There was much drama to the Raptors’ past 18 games — too much drama, if you ask me. For one thing, Toronto had to ride out a nine-game losing streak because three of the team’s core player contracted COVID. That led to a month of March in which the Raptors managed just one win. But! That one win came on the eve of the trade deadline at which we thought the franchise might move on from their captain, Kyle Lowry. Except that didn’t happen — they traded Norman Powell instead — and then Lowry hit the injured list.
The iteration of the Raptors we’ve seen most often lately has been built from odds and ends, featuring labourious efforts from Pascal Siakam, OG Anunoby, and newcomer Gary Trent Jr. It has produced some fun outcomes (a 53-point blowout, an amazing buzzer-beater win, a few career nights), but Toronto has also stayed losing. As we arrive at the three-quarter mark of the season with the team at 21-33, having gone 4-14 over their past quarter season, the odds are now against them making the playoffs. As such, the Raptors’ grades have shifted once again.
To review, here’s where we were at the quarter-season mark. And here’s where we found ourselves at mid-season. Now let’s re-group and assess the Toronto Raptors at the three-quarter-season mark.
Kyle Lowry - B+
Since Lowry is the bellwether of the team, it’s worth mentioning again that the Raptors have gone 4-14 over the past 18 games. Lowry has also missed eight of those contests and while it’s not entirely on him anymore to get Toronto to a W on any given night, it is funny to note that the one win he was involved in was also, by counting stats, his worst performance. (Though in typical Lowry fashion, he managed a +42 in Toronto’s lopsided win.) It’s perhaps sacrilegious to suggest Lowry as anything but an A-grade player, but if we’re shading towards the outcomes of the past quarter-season, it’s clear Lowry hasn’t been at his best — yes, even with a 19-assist night vs. Boston and a 15-assister against Detroit. At this point, regardless of what happens in the coming off-season, let’s just hope the toe issue he’s been dealing with is over soon and he can be his best self for the final run of the year.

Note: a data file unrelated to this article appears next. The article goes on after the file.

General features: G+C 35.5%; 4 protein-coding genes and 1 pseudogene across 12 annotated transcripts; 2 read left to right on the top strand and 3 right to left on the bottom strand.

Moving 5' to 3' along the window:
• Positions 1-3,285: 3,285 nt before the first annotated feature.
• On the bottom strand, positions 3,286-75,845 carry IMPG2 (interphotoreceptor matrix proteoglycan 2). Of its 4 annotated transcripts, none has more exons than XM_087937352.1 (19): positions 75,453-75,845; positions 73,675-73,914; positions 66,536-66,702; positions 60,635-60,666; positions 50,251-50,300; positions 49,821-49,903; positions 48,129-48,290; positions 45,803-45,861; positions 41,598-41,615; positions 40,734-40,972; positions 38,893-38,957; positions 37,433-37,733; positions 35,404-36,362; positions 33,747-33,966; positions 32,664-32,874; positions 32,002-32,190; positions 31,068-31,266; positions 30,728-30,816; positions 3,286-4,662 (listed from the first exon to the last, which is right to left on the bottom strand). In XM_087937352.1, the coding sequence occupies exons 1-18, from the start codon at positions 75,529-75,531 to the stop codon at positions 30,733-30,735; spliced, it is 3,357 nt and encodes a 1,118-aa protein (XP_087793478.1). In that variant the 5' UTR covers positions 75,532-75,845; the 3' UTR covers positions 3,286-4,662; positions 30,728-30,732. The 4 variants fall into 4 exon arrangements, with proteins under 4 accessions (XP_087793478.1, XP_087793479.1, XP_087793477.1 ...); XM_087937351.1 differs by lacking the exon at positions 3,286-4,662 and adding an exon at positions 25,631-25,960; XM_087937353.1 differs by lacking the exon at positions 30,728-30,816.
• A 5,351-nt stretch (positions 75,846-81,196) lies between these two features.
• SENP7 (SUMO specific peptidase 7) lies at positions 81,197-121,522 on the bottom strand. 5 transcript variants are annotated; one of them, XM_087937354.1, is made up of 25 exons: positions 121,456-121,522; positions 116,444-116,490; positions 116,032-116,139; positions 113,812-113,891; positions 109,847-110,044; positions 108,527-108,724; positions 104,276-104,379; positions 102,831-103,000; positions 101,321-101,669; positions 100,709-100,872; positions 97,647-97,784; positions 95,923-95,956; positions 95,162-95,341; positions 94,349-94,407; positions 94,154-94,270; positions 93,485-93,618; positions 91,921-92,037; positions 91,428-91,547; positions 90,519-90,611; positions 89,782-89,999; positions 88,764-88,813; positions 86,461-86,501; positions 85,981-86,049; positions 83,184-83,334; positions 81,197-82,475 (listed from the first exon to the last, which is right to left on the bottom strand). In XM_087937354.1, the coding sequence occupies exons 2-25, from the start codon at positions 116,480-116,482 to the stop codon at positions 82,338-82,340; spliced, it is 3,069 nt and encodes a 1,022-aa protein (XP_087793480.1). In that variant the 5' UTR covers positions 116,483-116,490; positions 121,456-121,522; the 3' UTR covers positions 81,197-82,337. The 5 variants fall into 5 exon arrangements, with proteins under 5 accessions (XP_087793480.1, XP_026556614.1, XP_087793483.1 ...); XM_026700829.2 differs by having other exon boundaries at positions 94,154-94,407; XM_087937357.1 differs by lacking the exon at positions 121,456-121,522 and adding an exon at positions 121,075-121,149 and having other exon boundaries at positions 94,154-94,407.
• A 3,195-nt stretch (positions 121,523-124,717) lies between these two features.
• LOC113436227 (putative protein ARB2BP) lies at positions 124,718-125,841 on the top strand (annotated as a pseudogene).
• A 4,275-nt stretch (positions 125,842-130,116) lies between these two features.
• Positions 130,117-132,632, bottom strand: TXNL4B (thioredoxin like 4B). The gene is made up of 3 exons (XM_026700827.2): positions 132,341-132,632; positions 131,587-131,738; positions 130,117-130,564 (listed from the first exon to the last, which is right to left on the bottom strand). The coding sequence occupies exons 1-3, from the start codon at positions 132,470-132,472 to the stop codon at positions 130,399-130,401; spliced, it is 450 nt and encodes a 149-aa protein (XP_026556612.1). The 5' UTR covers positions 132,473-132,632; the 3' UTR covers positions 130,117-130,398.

Pascal Siakam - B-
If I’m going to dock Lowry a few points for his inability to get the Raptors to a win, I have to do so for Siakam too. Like Lowry, Siakam has been absolutely labouring uphill to get anything going for the Raptors. Add in COVID-related exhaustion (no small thing, to be sure) and it’s hard to be too disappointed in Siakam. There have been a few solid all-around performance from him over the past 18 games, but unfortunately the moments that stand out are the bad ones: no-showing (and fighting with coach Nick Nurse) against Cleveland, falling apart against Detroit, letting OKC run away with it, that dang double dribble against the Knicks. The circumstances do indeed suck right now — all we can really wonder about with Siakam is whether this year has taken a permanent toll on him or if progress truly is not linear and this step back will lead to another leap forward.
Fred VanVleet - A-
VanVleet has continued to be as stout as ever, despite his COVID-19 absence and a hip pointer that has had him out for the past five games. There have been a couple wonky shooting lines from VanVleet over the past 18 games, and his assist numbers are all over the place, but his effort has never been in question — even factoring in his comeback from the coronavirus. That’s truly remarkable for a player who continues to emerge as the new bedrock for the Raptors. Need an example of what I mean? While rookie Malachi Flynn was carving up the Cavaliers last Saturday, it was a sight to see VanVleet rooting him on from the bench. Yes, it would be better for Toronto to have Fred on the court, but his sheer presence continues to add something special to the team’s vibe.